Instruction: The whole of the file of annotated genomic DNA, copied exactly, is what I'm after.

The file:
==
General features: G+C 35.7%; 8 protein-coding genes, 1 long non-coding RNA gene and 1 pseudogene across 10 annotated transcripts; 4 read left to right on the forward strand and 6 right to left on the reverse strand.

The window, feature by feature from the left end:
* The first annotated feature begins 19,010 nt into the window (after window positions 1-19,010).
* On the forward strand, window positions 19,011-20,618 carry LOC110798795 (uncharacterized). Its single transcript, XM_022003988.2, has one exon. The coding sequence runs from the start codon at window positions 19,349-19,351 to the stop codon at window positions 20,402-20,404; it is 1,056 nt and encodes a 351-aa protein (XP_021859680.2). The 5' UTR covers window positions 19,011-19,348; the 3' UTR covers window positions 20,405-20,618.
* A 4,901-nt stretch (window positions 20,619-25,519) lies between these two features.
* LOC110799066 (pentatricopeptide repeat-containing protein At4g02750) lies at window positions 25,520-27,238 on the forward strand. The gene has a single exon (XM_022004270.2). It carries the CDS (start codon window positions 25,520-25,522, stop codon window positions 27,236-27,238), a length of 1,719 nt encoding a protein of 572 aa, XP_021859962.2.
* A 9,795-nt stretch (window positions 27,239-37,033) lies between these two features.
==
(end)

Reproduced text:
General features: G+C 35.7%; 8 protein-coding genes, 1 long non-coding RNA gene and 1 pseudogene across 10 annotated transcripts; 4 read left to right on the forward strand and 6 right to left on the reverse strand.

The window, feature by feature from the left end:
* The first annotated feature begins 19,010 nt into the window (after window positions 1-19,010).
* On the forward strand, window positions 19,011-20,618 carry LOC110798795 (uncharacterized). Its single transcript, XM_022003988.2, has one exon. The coding sequence runs from the start codon at window positions 19,349-19,351 to the stop codon at window positions 20,402-20,404; it is 1,056 nt and encodes a 351-aa protein (XP_021859680.2). The 5' UTR covers window positions 19,011-19,348; the 3' UTR covers window positions 20,405-20,618.
* A 4,901-nt stretch (window positions 20,619-25,519) lies between these two features.
* LOC110799066 (pentatricopeptide repeat-containing protein At4g02750) lies at window positions 25,520-27,238 on the forward strand. The gene has a single exon (XM_022004270.2). It carries the CDS (start codon window positions 25,520-25,522, stop codon window positions 27,236-27,238), a length of 1,719 nt encoding a protein of 572 aa, XP_021859962.2.
* A 9,795-nt stretch (window positions 27,239-37,033) lies between these two features.